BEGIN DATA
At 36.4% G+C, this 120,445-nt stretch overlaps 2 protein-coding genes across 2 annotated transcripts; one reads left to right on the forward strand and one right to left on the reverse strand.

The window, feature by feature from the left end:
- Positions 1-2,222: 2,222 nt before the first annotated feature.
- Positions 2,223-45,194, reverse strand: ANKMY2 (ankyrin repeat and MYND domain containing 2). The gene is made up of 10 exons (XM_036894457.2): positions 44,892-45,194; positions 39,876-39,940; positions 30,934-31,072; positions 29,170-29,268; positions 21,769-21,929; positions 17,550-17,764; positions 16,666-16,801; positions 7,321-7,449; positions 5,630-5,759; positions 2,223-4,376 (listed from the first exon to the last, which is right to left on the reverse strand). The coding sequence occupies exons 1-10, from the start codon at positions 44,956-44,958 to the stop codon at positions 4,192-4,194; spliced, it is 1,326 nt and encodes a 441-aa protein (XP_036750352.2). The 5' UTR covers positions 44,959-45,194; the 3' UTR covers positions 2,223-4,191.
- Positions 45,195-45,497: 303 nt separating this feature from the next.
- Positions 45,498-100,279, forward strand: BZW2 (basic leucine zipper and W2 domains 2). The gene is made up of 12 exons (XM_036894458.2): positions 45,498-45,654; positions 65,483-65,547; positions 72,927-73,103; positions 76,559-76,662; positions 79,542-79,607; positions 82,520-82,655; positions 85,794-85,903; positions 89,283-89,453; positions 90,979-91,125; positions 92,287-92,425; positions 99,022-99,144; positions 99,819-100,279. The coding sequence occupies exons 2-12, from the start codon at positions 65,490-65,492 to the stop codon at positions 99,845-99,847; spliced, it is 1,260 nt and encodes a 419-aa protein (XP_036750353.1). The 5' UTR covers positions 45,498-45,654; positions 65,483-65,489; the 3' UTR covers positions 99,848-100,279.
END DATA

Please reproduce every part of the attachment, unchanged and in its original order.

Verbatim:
At 36.4% G+C, this 120,445-nt stretch overlaps 2 protein-coding genes across 2 annotated transcripts; one reads left to right on the forward strand and one right to left on the reverse strand.

The window, feature by feature from the left end:
- Positions 1-2,222: 2,222 nt before the first annotated feature.
- Positions 2,223-45,194, reverse strand: ANKMY2 (ankyrin repeat and MYND domain containing 2). The gene is made up of 10 exons (XM_036894457.2): positions 44,892-45,194; positions 39,876-39,940; positions 30,934-31,072; positions 29,170-29,268; positions 21,769-21,929; positions 17,550-17,764; positions 16,666-16,801; positions 7,321-7,449; positions 5,630-5,759; positions 2,223-4,376 (listed from the first exon to the last, which is right to left on the reverse strand). The coding sequence occupies exons 1-10, from the start codon at positions 44,956-44,958 to the stop codon at positions 4,192-4,194; spliced, it is 1,326 nt and encodes a 441-aa protein (XP_036750352.2). The 5' UTR covers positions 44,959-45,194; the 3' UTR covers positions 2,223-4,191.
- Positions 45,195-45,497: 303 nt separating this feature from the next.
- Positions 45,498-100,279, forward strand: BZW2 (basic leucine zipper and W2 domains 2). The gene is made up of 12 exons (XM_036894458.2): positions 45,498-45,654; positions 65,483-65,547; positions 72,927-73,103; positions 76,559-76,662; positions 79,542-79,607; positions 82,520-82,655; positions 85,794-85,903; positions 89,283-89,453; positions 90,979-91,125; positions 92,287-92,425; positions 99,022-99,144; positions 99,819-100,279. The coding sequence occupies exons 2-12, from the start codon at positions 65,490-65,492 to the stop codon at positions 99,845-99,847; spliced, it is 1,260 nt and encodes a 419-aa protein (XP_036750353.1). The 5' UTR covers positions 45,498-45,654; positions 65,483-65,489; the 3' UTR covers positions 99,848-100,279.